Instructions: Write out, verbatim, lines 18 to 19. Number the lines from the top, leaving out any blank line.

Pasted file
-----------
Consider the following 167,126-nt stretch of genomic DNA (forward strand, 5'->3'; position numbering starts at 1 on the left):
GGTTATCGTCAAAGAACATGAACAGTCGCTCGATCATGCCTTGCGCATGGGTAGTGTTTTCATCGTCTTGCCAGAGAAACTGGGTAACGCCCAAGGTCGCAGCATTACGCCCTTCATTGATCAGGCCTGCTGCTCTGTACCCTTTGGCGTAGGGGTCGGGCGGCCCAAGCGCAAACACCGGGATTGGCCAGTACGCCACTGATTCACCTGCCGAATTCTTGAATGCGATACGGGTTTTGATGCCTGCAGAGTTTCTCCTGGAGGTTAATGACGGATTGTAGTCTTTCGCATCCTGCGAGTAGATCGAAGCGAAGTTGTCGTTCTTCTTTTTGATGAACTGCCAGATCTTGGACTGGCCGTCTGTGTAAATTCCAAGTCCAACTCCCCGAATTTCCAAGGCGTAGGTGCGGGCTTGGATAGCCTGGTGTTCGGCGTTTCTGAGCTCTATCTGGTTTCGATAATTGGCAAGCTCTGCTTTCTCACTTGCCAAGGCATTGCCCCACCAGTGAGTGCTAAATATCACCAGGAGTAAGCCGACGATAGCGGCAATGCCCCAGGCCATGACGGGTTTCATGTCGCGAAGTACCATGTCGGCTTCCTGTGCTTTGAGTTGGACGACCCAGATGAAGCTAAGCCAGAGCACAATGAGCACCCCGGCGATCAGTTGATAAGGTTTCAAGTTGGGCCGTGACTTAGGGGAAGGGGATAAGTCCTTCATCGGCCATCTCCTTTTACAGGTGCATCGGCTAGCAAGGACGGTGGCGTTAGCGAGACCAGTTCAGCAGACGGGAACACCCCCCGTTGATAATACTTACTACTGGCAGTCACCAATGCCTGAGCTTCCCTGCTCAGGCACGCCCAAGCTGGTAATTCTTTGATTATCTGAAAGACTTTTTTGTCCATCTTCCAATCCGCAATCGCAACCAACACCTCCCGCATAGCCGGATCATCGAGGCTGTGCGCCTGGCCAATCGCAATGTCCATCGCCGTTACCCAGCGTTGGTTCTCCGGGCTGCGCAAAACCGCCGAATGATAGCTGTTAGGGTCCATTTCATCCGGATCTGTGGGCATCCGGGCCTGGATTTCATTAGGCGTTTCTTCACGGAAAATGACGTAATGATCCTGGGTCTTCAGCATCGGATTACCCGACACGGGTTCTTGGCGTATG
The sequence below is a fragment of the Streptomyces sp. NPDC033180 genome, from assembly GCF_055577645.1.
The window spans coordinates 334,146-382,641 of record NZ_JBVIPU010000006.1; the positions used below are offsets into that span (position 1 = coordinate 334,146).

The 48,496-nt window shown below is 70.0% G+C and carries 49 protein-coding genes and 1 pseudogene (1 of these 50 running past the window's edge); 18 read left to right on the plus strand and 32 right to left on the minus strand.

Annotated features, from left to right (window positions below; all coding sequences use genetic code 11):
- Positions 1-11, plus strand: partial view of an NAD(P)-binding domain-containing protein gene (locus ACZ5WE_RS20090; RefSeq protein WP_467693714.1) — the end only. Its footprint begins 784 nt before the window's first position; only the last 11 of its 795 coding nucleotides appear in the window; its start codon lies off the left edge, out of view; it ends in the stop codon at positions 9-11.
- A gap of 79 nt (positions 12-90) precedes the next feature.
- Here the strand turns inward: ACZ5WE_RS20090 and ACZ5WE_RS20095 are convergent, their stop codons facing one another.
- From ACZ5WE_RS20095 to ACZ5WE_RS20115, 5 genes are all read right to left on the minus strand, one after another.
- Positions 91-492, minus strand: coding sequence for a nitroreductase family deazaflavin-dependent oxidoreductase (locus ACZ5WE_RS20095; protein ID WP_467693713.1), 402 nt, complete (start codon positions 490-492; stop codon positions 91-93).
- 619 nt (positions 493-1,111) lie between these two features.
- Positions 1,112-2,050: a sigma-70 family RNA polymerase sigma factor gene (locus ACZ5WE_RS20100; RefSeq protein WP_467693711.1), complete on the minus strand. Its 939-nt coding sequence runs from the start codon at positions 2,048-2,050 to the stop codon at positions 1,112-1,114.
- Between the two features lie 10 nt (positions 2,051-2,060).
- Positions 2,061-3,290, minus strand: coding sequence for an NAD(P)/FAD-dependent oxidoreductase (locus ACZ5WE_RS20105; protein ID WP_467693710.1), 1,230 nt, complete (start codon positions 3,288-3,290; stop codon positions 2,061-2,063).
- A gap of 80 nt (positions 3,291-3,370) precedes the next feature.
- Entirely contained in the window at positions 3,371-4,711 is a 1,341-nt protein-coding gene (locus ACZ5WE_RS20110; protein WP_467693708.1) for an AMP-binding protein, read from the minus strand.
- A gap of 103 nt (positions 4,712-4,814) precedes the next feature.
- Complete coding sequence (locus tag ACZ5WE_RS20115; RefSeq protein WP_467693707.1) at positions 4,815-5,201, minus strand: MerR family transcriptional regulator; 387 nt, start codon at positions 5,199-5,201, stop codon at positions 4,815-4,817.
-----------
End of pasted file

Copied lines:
- A gap of 103 nt (positions 4,712-4,814) precedes the next feature.
- Complete coding sequence (locus tag ACZ5WE_RS20115; RefSeq protein WP_467693707.1) at positions 4,815-5,201, minus strand: MerR family transcriptional regulator; 387 nt, start codon at positions 5,199-5,201, stop codon at positions 4,815-4,817.